Crisis Communication | Why Should DoD Contractors Be Looking To Level 3 of CMMC
Check the following link to learn more about Crisis Communication:
In this video, I am interviewing Michael Puldy, CEO of Puldy Resiliency Partners. We had a discussion over the following Subjects:
-Why Should DoD Contractors Be Looking To Level 3 of CMMC
-Levels of CMMC
-Which part of the NIST framework relates to crisis and incident management?
-What is the correct amount or level of communication during a crisis?
-A Guide to Effective Incident Management Communications
A data breach should be viewed as a “when” not “if” occurrence, so be prepared for it. Under the pressure of a critical level incident is no time to be figuring out your game plan. Your future self will thank you for the time and effort you invest on the front end.
Incident response can be stressful and IS stressful when a critical asset is involved and you realize there’s an actual threat. Incident response steps help in these stressful, high-pressure situations to more quickly guide you to successful containment and recovery. Response time is critical to minimizing damages. With every second counting, having a plan to follow already in place is the key to success.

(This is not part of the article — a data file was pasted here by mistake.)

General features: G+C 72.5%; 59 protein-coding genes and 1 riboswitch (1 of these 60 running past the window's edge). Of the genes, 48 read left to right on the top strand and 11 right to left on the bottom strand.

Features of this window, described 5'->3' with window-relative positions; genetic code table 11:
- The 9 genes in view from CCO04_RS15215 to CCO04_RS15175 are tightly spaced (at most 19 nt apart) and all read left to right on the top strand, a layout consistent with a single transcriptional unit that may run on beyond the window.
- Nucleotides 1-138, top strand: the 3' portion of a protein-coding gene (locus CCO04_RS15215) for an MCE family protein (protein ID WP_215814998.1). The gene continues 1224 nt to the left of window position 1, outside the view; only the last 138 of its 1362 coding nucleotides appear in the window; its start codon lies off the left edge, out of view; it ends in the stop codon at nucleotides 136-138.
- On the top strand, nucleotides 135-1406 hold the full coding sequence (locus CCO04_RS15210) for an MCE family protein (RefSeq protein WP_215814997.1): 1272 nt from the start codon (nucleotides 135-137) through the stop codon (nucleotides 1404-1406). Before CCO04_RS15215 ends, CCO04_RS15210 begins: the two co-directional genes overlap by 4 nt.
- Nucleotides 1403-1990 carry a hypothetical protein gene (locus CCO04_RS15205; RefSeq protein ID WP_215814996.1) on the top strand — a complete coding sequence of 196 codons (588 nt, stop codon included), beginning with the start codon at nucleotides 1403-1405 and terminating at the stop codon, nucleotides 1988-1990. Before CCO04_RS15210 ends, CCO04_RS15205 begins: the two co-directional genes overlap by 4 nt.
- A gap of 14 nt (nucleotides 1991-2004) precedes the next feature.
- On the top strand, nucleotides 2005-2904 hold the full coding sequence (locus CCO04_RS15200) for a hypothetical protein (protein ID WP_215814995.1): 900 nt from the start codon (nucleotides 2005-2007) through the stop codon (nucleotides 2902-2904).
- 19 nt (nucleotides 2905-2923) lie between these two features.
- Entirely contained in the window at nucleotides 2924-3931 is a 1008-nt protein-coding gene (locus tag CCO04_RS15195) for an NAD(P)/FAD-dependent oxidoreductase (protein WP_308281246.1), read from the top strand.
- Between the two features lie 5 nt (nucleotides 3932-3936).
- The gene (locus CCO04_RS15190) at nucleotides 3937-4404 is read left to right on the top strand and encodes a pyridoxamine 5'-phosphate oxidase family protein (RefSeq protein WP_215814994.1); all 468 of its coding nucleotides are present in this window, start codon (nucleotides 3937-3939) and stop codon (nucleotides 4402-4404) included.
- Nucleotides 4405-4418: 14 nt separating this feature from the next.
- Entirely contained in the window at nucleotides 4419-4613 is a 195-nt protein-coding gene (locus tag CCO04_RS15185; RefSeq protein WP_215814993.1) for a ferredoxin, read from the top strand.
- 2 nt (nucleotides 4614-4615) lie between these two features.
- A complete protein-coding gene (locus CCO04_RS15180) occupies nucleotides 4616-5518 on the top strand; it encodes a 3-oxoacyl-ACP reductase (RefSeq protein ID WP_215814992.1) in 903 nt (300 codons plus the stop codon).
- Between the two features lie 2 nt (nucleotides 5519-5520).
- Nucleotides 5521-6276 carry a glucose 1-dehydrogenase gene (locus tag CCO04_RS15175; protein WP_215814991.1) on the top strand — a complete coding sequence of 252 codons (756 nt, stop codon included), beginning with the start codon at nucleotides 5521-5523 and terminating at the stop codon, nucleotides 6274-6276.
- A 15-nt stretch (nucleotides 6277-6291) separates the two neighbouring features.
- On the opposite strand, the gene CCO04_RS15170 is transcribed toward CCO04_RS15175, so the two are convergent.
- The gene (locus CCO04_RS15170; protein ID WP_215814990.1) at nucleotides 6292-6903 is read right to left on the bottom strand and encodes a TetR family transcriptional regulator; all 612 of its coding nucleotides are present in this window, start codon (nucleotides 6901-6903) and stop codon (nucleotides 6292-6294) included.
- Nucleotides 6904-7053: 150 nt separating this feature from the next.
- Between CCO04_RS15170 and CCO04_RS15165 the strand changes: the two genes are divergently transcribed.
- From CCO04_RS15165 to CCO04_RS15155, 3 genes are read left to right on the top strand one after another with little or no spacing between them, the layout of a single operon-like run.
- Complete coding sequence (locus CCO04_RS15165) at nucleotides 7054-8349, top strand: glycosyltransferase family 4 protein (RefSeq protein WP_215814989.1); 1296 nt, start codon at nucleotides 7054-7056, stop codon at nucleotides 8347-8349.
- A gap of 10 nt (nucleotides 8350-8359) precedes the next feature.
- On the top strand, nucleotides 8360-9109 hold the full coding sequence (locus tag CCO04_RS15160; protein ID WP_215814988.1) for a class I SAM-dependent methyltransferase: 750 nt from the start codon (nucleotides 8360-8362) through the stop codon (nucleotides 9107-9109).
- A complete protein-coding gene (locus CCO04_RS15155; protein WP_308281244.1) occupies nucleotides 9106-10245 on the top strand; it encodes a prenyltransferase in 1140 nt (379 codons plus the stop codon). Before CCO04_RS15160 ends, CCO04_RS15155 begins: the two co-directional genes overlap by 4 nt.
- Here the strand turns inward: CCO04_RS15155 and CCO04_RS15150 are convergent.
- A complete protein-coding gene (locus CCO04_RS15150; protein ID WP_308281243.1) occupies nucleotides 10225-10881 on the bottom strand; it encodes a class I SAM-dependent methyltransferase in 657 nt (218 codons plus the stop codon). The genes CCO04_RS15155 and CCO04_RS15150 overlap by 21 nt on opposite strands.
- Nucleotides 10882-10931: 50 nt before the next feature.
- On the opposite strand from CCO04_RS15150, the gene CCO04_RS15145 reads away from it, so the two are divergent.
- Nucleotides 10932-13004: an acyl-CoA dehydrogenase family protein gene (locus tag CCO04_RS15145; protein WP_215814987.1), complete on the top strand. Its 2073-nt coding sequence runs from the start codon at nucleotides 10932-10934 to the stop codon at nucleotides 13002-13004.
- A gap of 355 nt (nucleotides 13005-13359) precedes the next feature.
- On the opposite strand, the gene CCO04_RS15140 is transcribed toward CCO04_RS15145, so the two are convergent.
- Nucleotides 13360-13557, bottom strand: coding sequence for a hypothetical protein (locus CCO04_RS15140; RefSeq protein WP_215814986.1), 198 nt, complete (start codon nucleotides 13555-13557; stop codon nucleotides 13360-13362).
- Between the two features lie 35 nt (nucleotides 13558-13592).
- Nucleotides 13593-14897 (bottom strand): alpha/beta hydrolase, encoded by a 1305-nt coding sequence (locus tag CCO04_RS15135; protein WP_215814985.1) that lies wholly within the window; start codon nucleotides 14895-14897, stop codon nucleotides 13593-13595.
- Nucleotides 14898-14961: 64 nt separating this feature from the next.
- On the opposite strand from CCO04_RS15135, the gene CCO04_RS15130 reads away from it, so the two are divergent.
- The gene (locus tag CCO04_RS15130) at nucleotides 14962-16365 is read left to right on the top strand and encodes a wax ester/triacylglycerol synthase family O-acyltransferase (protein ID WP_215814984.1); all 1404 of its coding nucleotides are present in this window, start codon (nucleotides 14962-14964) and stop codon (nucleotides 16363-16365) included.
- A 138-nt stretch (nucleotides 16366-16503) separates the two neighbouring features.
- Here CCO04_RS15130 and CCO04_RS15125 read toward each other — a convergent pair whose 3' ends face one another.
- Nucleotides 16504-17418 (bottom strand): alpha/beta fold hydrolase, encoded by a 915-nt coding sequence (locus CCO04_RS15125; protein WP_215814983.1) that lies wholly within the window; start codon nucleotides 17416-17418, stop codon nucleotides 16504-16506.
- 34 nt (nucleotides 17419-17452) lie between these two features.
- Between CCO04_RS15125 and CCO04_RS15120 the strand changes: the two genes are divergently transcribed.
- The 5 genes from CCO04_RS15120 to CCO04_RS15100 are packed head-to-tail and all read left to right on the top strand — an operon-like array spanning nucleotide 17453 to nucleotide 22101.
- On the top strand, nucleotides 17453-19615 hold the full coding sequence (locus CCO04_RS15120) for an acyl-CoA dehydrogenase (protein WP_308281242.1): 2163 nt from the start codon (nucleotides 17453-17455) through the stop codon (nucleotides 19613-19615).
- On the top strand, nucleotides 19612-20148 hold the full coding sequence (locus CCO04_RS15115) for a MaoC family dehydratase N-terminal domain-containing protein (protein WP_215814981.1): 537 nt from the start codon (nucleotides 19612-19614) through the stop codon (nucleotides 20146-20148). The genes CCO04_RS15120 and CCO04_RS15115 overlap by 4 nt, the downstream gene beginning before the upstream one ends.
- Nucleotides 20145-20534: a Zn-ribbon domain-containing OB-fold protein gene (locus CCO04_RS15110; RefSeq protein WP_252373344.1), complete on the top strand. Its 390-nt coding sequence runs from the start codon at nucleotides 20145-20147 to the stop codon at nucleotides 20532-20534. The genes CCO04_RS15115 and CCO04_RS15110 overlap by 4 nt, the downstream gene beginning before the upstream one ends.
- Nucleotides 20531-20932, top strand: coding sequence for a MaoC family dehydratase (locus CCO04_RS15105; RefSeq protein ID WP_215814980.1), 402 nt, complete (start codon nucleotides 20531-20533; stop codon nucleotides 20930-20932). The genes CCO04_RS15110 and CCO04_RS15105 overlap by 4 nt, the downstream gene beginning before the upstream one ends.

NIST stands for National Institute of Standards and Technology. They’re a government agency proudly proclaiming themselves as “one of the nation’s oldest physical science laboratories”. They work in all-things-technology, including cybersecurity, where they’ve become one of the two industry-standard go-to’s for incident response with their incident response steps.
The NIST Incident Response Process contains four steps:
Detection and Analysis
Containment, Eradication, and Recovery